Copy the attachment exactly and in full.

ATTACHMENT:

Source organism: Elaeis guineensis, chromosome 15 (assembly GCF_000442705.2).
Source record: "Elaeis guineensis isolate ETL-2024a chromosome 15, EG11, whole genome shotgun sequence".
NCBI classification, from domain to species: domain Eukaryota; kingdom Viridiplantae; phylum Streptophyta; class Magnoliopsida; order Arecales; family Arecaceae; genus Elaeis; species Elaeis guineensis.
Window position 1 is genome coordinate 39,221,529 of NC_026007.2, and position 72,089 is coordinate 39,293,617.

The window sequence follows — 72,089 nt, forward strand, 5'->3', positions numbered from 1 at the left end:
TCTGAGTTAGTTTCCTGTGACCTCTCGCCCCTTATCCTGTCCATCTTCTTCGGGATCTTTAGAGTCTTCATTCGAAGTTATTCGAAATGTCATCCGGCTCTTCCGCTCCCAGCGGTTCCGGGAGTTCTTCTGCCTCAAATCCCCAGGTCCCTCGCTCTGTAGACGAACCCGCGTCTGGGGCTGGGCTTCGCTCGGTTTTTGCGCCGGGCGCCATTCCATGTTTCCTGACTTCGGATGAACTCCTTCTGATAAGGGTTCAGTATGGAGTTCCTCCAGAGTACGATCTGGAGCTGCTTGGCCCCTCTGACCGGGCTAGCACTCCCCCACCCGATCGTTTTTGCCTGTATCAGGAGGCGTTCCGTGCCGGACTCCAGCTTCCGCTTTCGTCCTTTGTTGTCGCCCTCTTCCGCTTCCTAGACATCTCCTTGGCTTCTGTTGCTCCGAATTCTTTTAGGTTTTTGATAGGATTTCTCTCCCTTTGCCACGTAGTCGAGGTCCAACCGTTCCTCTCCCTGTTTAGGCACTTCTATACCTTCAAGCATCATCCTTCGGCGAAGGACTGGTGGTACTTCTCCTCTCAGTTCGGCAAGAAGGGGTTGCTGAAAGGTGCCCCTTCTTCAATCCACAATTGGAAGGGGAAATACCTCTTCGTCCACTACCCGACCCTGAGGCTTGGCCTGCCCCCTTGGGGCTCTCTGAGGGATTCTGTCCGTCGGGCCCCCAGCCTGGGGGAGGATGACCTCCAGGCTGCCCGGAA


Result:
Source organism: Elaeis guineensis, chromosome 15 (assembly GCF_000442705.2).
Source record: "Elaeis guineensis isolate ETL-2024a chromosome 15, EG11, whole genome shotgun sequence".
NCBI classification, from domain to species: domain Eukaryota; kingdom Viridiplantae; phylum Streptophyta; class Magnoliopsida; order Arecales; family Arecaceae; genus Elaeis; species Elaeis guineensis.
Window position 1 is genome coordinate 39,221,529 of NC_026007.2, and position 72,089 is coordinate 39,293,617.

The window sequence follows — 72,089 nt, forward strand, 5'->3', positions numbered from 1 at the left end:
TCTGAGTTAGTTTCCTGTGACCTCTCGCCCCTTATCCTGTCCATCTTCTTCGGGATCTTTAGAGTCTTCATTCGAAGTTATTCGAAATGTCATCCGGCTCTTCCGCTCCCAGCGGTTCCGGGAGTTCTTCTGCCTCAAATCCCCAGGTCCCTCGCTCTGTAGACGAACCCGCGTCTGGGGCTGGGCTTCGCTCGGTTTTTGCGCCGGGCGCCATTCCATGTTTCCTGACTTCGGATGAACTCCTTCTGATAAGGGTTCAGTATGGAGTTCCTCCAGAGTACGATCTGGAGCTGCTTGGCCCCTCTGACCGGGCTAGCACTCCCCCACCCGATCGTTTTTGCCTGTATCAGGAGGCGTTCCGTGCCGGACTCCAGCTTCCGCTTTCGTCCTTTGTTGTCGCCCTCTTCCGCTTCCTAGACATCTCCTTGGCTTCTGTTGCTCCGAATTCTTTTAGGTTTTTGATAGGATTTCTCTCCCTTTGCCACGTAGTCGAGGTCCAACCGTTCCTCTCCCTGTTTAGGCACTTCTATACCTTCAAGCATCATCCTTCGGCGAAGGACTGGTGGTACTTCTCCTCTCAGTTCGGCAAGAAGGGGTTGCTGAAAGGTGCCCCTTCTTCAATCCACAATTGGAAGGGGAAATACCTCTTCGTCCACTACCCGACCCTGAGGCTTGGCCTGCCCCCTTGGGGCTCTCTGAGGGATTCTGTCCGTCGGGCCCCCAGCCTGGGGGAGGATGACCTCCAGGCTGCCCGGAA